much as anyone here, I have to be reminded of this side of our faith,
the call to take up our cross and to follow Jesus to his cross…

Deitrich Bonhoeffer, long a Christian pacifist, was arrested in Nazi
Germany for taking part in a plot to kill Hitler. You can imagine the
spiritual conflict he went through, this devoted pacifist deciding to
take part in the assassination of a great tyrant. Bonhoeffer spent many
months in prison before he was finally hanged. During that time he wrote
quite a few letters and papers that survived. On one occasion, he wrote
about the death of Jesus. (He was no doubt thinking of his own life and
the near-certain death that awaited him.)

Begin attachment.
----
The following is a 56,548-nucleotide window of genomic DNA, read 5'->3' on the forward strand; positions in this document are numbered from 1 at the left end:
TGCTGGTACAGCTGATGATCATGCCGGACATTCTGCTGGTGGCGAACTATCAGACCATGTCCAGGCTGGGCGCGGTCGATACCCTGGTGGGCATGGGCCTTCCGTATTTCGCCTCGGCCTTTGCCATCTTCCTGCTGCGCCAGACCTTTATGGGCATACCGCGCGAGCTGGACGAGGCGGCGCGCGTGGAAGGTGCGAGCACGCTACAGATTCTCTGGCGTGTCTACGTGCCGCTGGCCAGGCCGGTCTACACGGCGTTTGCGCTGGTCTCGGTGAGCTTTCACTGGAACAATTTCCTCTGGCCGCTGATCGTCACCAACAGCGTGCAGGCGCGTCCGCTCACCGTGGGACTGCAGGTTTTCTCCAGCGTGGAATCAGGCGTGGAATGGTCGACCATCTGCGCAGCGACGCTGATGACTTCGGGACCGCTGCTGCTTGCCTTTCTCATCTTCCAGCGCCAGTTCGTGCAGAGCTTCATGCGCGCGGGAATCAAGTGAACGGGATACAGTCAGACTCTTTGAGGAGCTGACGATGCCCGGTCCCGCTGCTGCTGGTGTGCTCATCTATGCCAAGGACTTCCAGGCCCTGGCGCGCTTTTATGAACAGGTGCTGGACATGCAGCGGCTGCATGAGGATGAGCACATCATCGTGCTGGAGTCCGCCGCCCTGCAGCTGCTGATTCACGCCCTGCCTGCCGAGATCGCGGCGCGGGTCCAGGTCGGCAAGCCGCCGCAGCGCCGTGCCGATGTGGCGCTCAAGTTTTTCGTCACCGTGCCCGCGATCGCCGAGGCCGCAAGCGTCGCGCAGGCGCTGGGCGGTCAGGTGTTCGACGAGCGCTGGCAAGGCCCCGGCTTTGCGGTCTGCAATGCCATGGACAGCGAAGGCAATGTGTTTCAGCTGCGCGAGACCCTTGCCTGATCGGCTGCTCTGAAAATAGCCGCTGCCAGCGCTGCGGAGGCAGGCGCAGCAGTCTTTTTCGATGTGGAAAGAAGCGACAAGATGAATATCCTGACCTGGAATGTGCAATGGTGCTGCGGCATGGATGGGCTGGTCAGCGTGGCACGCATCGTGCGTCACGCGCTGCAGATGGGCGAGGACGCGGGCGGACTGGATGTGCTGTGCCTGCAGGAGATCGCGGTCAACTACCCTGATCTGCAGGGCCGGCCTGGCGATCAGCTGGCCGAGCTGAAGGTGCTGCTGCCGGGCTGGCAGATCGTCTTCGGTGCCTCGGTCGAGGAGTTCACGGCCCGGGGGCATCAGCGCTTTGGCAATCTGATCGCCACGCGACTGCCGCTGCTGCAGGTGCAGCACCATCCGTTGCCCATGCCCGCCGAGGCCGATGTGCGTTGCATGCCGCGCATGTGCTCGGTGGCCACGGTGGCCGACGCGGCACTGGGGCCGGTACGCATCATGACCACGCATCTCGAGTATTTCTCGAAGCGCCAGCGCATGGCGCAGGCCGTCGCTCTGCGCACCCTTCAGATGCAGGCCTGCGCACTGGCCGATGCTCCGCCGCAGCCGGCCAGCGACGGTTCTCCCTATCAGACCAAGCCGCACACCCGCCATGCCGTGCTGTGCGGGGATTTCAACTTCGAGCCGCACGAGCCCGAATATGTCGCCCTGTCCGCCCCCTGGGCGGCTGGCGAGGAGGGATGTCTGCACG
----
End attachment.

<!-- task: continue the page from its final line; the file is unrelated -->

Bonhoeffer wrote:

It is infinitely easier to suffer in obedience to
a human command than in the freedom of one’s own responsibility. It is
infinitely easier to suffer with others than to suffer alone. It is
infinitely easier to suffer publicly and honorably than apart and in
disgrace. It is infinitely easier to suffer through staking one’s life
than to suffer spiritually. Christ suffered as a free man, alone, apart,
and in disgrace, in body and in spirit; and since then many Christians
have suffered with him.

Bonhoeffer was one of those Christians.

Sometimes, our wonderful faith, affirming and life-giving as it is, does
require sacrifice. Only very rarely does it require the ultimate
sacrifice of Jesus or a Bonhoeffer. My hope is that we think more, that
we talk more, about the cost of discipleship—that other side of the
faith—that together we learn to stand up for the truth, no matter what
the cost, no matter what the risk.